• Is Pro Football More Dangerous Than Substance Use?

    Posted on February 9, 2024
    By Tom Horvath, PhD Stanton Peele suggested this idea in one of his recent blogs. As we await Super Bowl Sunday (2/11/24) the question seems worth re-visiting. It would require a careful analysis of outcomes from pro football and substance use to provide an accurate comparison. The data about substance problems is easy to find. Pro football’s data is harder to find, but generally we know that playing football can result in concussions, broken bones, chronic traumatic encephalopathy (CTE), and other injuries. For further details search for the NFL concussion settlement. However, it seems unlikely than an accurate comparison between pro football and substance use will occur because professional football is popular, and substance use seems to be unpopular. We often condemn substance ...
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  • Coping with Boredom

    Posted on December 7, 2023
    By Tom Horvath, PhD Boredom is the perception of being under-stimulated. We all have optimal levels of stimulation (some generally want more, some generally less). Whatever your level, when you are not getting enough, you are bored (and when over-stimulated, you may be stressed). Boredom is often considered an undesirable state. However, let’s start with its advantages. If not much is going on in your immediate world, you have time to consider the larger context of your life. It is easy to lose track of what is more important than day-to-day and moment-to-moment issues. If bored you have a moment to consider what is important, rather than just immediate or urgent. When feeling bored you might say, “I’m glad nothing is pressing on me at the moment; I can think about the bigger p...
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  • What is "Recovery?"

    Posted on November 2, 2023
    By Tom Horvath, PhD A recent scientific paper analyzed the responses from nearly 10K individuals who identify themselves as “in recovery” from substance problems. In recent years the addiction recovery field has been considering how to define “recovery.” Five major organizations have offered definitions or attempts at definitions. However, there is not much data on this issue. Two previous studies have looked at how individuals in recovery define it. The present study is an advance because it identified 30 sub-groups, based on socio-demographics, substance use problems, and help-seeking history. Each sub-group was analyzed for which components of a recovery definition might be common for that sub-group. The second study had averaged all subjects together, thus losing some of the diff...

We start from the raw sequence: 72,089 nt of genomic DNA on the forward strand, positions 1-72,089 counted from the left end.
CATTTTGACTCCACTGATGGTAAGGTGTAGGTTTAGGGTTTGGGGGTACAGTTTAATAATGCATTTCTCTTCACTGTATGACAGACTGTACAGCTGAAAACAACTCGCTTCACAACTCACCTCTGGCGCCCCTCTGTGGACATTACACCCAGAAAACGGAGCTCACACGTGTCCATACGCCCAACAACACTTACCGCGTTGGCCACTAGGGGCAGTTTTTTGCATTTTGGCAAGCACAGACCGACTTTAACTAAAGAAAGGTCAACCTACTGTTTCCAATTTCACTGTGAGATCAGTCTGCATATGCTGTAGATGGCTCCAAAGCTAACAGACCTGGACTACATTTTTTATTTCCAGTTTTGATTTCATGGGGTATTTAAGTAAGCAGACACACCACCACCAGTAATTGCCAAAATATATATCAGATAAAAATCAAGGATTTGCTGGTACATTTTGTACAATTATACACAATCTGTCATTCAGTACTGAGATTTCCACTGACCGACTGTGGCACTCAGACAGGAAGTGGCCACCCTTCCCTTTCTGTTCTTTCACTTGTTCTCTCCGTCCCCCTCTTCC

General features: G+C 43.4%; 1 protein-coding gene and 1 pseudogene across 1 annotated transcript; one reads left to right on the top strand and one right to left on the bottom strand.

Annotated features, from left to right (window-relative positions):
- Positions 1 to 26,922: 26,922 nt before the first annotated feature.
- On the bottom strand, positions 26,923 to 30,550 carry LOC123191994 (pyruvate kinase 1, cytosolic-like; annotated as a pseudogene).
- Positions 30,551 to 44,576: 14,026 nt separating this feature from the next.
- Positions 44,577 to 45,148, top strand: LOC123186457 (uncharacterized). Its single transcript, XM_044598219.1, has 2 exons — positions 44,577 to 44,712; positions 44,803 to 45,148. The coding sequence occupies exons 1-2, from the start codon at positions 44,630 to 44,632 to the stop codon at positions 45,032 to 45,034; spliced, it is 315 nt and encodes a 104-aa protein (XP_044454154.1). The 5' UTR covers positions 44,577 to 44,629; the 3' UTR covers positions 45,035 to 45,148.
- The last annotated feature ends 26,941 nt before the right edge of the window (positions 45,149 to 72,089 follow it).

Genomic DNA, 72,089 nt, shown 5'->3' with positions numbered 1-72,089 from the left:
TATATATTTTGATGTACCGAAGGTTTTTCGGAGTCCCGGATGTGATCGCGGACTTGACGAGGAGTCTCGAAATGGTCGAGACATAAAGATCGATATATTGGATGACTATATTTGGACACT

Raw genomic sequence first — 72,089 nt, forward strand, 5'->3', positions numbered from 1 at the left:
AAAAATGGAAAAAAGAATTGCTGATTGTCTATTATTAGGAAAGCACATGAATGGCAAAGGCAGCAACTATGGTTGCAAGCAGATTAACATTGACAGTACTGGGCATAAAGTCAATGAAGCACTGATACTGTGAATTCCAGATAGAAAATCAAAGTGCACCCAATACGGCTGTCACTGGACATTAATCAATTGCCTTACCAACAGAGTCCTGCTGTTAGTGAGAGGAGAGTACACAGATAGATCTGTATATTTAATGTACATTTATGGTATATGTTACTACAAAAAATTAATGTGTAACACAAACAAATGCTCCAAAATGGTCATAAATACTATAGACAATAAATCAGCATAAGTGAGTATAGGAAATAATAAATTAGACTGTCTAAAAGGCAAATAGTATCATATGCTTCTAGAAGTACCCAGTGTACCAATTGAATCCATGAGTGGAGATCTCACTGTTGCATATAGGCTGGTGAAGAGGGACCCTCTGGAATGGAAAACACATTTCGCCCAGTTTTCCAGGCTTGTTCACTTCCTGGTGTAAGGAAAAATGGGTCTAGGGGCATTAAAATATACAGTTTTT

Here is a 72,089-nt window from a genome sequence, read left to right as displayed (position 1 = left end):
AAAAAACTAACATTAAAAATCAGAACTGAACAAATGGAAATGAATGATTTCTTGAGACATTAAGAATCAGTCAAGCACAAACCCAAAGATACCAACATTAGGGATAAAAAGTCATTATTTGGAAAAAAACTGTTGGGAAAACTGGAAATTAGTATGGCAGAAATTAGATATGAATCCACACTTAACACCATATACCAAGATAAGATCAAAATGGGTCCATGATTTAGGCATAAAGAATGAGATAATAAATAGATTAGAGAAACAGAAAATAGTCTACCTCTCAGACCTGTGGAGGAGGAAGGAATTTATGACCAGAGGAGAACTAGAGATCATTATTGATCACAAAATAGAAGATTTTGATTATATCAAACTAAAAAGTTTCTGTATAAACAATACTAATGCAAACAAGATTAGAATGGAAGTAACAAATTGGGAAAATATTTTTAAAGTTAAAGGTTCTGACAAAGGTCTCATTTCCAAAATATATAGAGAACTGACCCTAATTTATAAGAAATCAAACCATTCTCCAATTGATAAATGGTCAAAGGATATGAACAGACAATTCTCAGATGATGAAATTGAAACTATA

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  • Nixon, Reagan, and the War on Drugs

    Posted on September 28, 2023
    By Kenneth Anderson All too often I hear people erroneously lay the blame for the current war on drugs on Nixon; however, this is historically inaccurate. The focus of Nixon's war on drugs was treatment, and under Nixon, the harsh drug laws of the 1950s were eased. Ronald Reagan was the true architect of the evil known as today's war on drugs. Let's start by looking at some historical background. The US Rise of Substance Use There was an explosive growth in the use of marijuana from 1967 to 1979, with LSD bringing up the rear. Although marijuana and LSD were promoted in the early 1960s by both Timothy Leary at Harvard and Ken Kesey at his ranch in rural La Honda, California, about 42 miles from San Francisco, their influence was quite local and had little impact on the US as a whol...
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  • Practicing Psychological Skills: What is Effective Practice?

    Posted on September 7, 2023
    By Tom Horvath, PhD This blog will focus less on physical skills (like playing the piano or hitting a baseball) and more on “psychological skills” like being assertive. Physical and psychological skills are not entirely distinct. Your body will need to play its part in a psychological skill. For instance, you would need to say “no thanks, I’m not interested in that” with your mouth. The physical skills needed to accomplish a psychological skill are typically already well known to you. You just need to use them! Without further ado, let's take a look at practicing psychological skills. Practicing Psychological Skills #1: Interpersonal Skills Nevertheless, the physical aspect of a psychological skill can be a good place to start. To stay with our example, you could practice sayin...